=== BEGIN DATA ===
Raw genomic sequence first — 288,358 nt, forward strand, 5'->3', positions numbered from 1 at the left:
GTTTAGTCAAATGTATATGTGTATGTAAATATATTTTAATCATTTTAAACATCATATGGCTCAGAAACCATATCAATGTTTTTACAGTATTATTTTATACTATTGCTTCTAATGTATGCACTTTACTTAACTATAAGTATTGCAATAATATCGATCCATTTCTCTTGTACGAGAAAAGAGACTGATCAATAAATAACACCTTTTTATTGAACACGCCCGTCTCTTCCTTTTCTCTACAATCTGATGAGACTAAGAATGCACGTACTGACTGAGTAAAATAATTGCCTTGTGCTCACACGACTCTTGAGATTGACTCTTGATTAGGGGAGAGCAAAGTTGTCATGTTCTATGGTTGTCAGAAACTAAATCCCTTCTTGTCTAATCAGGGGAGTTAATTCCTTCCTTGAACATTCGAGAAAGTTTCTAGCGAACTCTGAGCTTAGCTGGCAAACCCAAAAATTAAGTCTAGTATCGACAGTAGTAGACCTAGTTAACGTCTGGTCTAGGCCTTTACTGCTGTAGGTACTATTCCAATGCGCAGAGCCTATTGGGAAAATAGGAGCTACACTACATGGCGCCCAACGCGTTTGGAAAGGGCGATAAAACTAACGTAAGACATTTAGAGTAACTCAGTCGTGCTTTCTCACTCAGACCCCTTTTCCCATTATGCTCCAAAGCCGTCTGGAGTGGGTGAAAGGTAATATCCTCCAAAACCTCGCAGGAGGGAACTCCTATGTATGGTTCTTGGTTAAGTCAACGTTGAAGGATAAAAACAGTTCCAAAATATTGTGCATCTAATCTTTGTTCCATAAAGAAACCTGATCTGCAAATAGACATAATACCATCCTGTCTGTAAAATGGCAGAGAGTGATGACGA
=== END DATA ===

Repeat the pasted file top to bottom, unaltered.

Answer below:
Raw genomic sequence first — 288,358 nt, forward strand, 5'->3', positions numbered from 1 at the left:
GTTTAGTCAAATGTATATGTGTATGTAAATATATTTTAATCATTTTAAACATCATATGGCTCAGAAACCATATCAATGTTTTTACAGTATTATTTTATACTATTGCTTCTAATGTATGCACTTTACTTAACTATAAGTATTGCAATAATATCGATCCATTTCTCTTGTACGAGAAAAGAGACTGATCAATAAATAACACCTTTTTATTGAACACGCCCGTCTCTTCCTTTTCTCTACAATCTGATGAGACTAAGAATGCACGTACTGACTGAGTAAAATAATTGCCTTGTGCTCACACGACTCTTGAGATTGACTCTTGATTAGGGGAGAGCAAAGTTGTCATGTTCTATGGTTGTCAGAAACTAAATCCCTTCTTGTCTAATCAGGGGAGTTAATTCCTTCCTTGAACATTCGAGAAAGTTTCTAGCGAACTCTGAGCTTAGCTGGCAAACCCAAAAATTAAGTCTAGTATCGACAGTAGTAGACCTAGTTAACGTCTGGTCTAGGCCTTTACTGCTGTAGGTACTATTCCAATGCGCAGAGCCTATTGGGAAAATAGGAGCTACACTACATGGCGCCCAACGCGTTTGGAAAGGGCGATAAAACTAACGTAAGACATTTAGAGTAACTCAGTCGTGCTTTCTCACTCAGACCCCTTTTCCCATTATGCTCCAAAGCCGTCTGGAGTGGGTGAAAGGTAATATCCTCCAAAACCTCGCAGGAGGGAACTCCTATGTATGGTTCTTGGTTAAGTCAACGTTGAAGGATAAAAACAGTTCCAAAATATTGTGCATCTAATCTTTGTTCCATAAAGAAACCTGATCTGCAAATAGACATAATACCATCCTGTCTGTAAAATGGCAGAGAGTGATGACGA